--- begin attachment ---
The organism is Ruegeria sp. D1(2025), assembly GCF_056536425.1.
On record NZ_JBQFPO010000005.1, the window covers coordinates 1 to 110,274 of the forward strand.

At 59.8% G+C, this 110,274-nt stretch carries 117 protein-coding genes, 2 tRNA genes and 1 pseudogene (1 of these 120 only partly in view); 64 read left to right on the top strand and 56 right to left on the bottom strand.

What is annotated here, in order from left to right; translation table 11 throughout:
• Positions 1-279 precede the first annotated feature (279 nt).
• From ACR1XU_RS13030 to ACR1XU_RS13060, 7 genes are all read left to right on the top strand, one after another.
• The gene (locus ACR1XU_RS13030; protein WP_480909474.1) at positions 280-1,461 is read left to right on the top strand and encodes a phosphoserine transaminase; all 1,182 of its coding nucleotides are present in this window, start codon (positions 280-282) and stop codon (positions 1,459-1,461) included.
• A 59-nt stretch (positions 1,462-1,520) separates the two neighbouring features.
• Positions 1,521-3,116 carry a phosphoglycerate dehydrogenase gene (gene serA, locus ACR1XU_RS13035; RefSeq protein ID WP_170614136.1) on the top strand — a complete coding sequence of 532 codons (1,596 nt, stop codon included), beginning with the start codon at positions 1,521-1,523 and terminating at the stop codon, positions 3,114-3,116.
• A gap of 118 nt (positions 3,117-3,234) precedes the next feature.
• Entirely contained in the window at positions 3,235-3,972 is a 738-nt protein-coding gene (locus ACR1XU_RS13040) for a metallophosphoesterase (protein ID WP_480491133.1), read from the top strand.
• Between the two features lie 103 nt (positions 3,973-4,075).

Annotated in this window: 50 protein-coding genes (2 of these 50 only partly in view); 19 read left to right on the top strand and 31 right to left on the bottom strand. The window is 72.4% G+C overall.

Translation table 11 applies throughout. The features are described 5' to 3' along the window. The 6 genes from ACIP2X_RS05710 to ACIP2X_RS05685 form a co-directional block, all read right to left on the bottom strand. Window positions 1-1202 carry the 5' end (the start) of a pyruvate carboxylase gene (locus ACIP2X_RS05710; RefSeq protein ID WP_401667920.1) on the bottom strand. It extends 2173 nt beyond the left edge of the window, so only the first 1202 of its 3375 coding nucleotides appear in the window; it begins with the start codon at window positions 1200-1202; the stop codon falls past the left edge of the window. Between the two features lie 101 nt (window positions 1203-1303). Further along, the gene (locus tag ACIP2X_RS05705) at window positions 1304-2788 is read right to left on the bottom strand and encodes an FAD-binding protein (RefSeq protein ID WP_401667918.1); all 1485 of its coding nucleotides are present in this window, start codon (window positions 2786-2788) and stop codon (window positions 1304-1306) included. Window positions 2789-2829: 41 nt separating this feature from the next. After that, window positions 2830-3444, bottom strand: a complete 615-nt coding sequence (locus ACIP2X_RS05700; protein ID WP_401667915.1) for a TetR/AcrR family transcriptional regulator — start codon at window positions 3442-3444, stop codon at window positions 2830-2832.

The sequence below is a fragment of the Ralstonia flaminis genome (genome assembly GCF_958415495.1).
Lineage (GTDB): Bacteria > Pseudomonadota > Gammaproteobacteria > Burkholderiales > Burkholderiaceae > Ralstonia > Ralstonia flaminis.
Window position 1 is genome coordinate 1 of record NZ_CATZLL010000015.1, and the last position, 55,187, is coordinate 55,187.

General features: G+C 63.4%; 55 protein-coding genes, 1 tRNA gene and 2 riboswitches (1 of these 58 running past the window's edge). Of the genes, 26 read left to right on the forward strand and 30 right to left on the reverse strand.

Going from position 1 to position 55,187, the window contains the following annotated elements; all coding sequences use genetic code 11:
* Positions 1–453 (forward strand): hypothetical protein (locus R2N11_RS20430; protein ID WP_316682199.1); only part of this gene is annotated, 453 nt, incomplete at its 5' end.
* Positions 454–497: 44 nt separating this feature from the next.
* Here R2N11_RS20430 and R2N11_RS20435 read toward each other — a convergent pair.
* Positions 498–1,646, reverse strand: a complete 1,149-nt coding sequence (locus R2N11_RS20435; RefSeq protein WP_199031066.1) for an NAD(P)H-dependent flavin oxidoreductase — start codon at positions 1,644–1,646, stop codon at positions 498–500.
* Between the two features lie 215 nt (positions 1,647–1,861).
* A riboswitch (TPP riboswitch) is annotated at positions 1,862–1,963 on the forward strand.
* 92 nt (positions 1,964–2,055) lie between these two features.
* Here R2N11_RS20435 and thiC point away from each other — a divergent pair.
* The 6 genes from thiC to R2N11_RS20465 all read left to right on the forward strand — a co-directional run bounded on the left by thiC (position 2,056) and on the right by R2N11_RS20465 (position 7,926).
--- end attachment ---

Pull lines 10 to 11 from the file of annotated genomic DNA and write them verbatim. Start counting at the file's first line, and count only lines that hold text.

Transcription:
• A gap of 118 nt (positions 3,117-3,234) precedes the next feature.
• Entirely contained in the window at positions 3,235-3,972 is a 738-nt protein-coding gene (locus ACR1XU_RS13040) for a metallophosphoesterase (protein ID WP_480491133.1), read from the top strand.